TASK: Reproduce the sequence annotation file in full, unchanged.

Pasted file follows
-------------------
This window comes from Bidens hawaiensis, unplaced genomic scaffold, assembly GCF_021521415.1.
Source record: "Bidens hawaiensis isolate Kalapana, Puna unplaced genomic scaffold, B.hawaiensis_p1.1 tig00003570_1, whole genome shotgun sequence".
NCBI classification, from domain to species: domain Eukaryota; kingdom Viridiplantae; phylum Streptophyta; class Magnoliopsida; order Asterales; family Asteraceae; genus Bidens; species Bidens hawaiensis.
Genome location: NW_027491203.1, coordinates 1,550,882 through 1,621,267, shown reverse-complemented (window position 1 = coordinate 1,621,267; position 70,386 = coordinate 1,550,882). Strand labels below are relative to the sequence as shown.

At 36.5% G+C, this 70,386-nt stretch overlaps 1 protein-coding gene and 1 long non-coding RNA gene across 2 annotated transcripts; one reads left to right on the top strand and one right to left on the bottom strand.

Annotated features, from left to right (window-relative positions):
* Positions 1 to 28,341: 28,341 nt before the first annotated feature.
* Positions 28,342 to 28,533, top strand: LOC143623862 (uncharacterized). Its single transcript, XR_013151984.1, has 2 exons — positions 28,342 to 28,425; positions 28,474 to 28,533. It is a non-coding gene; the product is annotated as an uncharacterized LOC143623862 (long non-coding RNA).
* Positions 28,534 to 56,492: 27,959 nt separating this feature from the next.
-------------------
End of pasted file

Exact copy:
This window comes from Bidens hawaiensis, unplaced genomic scaffold, assembly GCF_021521415.1.
Source record: "Bidens hawaiensis isolate Kalapana, Puna unplaced genomic scaffold, B.hawaiensis_p1.1 tig00003570_1, whole genome shotgun sequence".
NCBI classification, from domain to species: domain Eukaryota; kingdom Viridiplantae; phylum Streptophyta; class Magnoliopsida; order Asterales; family Asteraceae; genus Bidens; species Bidens hawaiensis.
Genome location: NW_027491203.1, coordinates 1,550,882 through 1,621,267, shown reverse-complemented (window position 1 = coordinate 1,621,267; position 70,386 = coordinate 1,550,882). Strand labels below are relative to the sequence as shown.

At 36.5% G+C, this 70,386-nt stretch overlaps 1 protein-coding gene and 1 long non-coding RNA gene across 2 annotated transcripts; one reads left to right on the top strand and one right to left on the bottom strand.

Annotated features, from left to right (window-relative positions):
* Positions 1 to 28,341: 28,341 nt before the first annotated feature.
* Positions 28,342 to 28,533, top strand: LOC143623862 (uncharacterized). Its single transcript, XR_013151984.1, has 2 exons — positions 28,342 to 28,425; positions 28,474 to 28,533. It is a non-coding gene; the product is annotated as an uncharacterized LOC143623862 (long non-coding RNA).
* Positions 28,534 to 56,492: 27,959 nt separating this feature from the next.